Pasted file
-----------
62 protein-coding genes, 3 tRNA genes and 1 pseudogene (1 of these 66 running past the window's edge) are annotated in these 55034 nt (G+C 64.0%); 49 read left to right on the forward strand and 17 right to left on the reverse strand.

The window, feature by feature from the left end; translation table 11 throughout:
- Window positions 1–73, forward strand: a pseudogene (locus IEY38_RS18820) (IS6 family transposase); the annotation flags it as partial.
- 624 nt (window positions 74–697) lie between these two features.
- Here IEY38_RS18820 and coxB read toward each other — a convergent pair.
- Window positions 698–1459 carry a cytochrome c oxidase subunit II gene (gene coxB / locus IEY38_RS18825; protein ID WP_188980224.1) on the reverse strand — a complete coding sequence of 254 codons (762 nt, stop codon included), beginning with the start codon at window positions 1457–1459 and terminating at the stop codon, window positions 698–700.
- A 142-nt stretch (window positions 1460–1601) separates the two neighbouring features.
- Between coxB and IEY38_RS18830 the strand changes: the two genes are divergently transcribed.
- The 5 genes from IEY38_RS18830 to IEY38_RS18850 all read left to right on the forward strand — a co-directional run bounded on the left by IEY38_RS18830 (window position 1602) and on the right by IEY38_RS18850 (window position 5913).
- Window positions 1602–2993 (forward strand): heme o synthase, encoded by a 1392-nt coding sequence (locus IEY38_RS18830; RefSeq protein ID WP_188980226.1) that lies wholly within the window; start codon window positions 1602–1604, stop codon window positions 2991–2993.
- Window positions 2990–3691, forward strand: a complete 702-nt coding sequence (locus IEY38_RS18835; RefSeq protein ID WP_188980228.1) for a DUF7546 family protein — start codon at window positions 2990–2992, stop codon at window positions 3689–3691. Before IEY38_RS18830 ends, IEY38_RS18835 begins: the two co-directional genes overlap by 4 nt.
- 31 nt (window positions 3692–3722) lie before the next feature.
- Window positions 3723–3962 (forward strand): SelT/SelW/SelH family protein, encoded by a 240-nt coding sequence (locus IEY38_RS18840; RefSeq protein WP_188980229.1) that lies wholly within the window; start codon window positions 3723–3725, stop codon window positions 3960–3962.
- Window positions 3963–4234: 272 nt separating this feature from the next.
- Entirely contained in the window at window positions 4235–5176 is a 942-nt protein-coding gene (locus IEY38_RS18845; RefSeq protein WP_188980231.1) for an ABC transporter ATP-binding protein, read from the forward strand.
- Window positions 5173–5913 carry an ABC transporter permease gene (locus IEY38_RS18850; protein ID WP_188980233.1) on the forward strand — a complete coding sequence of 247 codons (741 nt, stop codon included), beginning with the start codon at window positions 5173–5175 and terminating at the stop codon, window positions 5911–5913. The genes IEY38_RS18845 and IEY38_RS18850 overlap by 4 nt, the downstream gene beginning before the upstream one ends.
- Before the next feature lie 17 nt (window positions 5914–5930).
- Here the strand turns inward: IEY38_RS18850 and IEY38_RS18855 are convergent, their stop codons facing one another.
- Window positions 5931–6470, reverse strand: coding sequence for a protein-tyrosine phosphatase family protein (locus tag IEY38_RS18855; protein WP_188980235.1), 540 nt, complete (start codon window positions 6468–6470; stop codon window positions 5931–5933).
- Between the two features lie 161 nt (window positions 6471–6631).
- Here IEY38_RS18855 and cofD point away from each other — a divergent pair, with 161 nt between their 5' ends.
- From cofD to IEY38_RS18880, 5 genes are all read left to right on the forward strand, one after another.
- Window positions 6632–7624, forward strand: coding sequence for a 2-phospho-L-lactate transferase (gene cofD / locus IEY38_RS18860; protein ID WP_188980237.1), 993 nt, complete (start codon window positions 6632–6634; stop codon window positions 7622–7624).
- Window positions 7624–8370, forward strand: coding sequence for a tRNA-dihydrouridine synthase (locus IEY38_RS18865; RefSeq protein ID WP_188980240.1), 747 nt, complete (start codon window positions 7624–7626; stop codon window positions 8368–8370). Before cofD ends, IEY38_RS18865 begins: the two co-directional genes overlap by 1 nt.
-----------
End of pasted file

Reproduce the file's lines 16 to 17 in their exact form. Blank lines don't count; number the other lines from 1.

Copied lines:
- Window positions 5173–5913 carry an ABC transporter permease gene (locus IEY38_RS18850; protein ID WP_188980233.1) on the forward strand — a complete coding sequence of 247 codons (741 nt, stop codon included), beginning with the start codon at window positions 5173–5175 and terminating at the stop codon, window positions 5911–5913. The genes IEY38_RS18845 and IEY38_RS18850 overlap by 4 nt, the downstream gene beginning before the upstream one ends.
- Before the next feature lie 17 nt (window positions 5914–5930).